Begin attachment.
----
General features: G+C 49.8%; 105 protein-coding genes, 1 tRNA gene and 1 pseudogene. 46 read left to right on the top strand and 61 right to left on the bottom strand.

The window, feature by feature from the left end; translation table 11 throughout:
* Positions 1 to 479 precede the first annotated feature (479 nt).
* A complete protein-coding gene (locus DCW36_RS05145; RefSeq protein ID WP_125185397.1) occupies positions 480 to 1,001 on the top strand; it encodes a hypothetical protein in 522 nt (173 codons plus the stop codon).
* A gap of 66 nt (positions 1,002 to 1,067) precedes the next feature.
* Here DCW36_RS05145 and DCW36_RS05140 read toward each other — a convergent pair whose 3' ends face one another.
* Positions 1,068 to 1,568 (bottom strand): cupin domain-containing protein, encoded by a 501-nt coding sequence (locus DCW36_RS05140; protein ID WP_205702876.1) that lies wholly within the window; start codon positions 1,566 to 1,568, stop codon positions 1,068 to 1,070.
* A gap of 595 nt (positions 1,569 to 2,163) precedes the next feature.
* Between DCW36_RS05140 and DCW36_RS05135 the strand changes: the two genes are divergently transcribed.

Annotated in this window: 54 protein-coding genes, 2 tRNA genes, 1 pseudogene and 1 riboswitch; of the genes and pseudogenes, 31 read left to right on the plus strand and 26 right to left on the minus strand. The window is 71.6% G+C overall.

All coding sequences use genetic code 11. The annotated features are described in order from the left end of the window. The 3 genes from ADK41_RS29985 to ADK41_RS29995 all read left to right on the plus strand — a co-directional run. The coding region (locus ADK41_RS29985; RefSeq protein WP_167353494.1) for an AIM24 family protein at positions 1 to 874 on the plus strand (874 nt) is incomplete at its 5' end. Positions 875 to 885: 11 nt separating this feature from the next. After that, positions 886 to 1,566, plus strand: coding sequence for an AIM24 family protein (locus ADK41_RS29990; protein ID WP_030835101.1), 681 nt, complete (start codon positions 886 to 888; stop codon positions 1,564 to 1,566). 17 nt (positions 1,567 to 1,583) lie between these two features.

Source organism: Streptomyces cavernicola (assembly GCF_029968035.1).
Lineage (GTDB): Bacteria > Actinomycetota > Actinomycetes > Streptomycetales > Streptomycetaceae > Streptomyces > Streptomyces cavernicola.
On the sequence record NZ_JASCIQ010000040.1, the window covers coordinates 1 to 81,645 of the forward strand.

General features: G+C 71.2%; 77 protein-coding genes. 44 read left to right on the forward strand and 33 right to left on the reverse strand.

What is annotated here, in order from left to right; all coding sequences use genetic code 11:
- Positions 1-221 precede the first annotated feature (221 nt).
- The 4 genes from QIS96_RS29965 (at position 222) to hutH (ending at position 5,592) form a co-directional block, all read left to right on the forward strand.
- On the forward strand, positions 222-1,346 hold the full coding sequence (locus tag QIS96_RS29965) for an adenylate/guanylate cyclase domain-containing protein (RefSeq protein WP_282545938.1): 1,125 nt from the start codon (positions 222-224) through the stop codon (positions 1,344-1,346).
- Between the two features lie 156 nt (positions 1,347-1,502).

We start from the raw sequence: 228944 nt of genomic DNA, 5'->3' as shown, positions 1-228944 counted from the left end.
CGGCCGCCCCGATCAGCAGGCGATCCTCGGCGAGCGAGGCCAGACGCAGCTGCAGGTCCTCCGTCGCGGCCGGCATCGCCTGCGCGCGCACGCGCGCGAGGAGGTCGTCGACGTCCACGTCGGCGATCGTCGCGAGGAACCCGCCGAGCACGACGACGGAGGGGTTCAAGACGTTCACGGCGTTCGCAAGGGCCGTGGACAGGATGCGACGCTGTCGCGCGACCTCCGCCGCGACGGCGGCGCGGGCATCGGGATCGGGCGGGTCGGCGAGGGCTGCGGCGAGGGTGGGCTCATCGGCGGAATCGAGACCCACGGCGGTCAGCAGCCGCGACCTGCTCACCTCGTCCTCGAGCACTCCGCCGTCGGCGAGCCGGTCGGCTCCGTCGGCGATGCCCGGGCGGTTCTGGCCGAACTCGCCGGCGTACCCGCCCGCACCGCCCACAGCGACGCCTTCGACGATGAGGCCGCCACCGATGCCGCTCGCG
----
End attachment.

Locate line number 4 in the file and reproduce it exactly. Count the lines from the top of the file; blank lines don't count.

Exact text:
* A complete protein-coding gene (locus DCW36_RS05145; RefSeq protein ID WP_125185397.1) occupies positions 480 to 1,001 on the top strand; it encodes a hypothetical protein in 522 nt (173 codons plus the stop codon).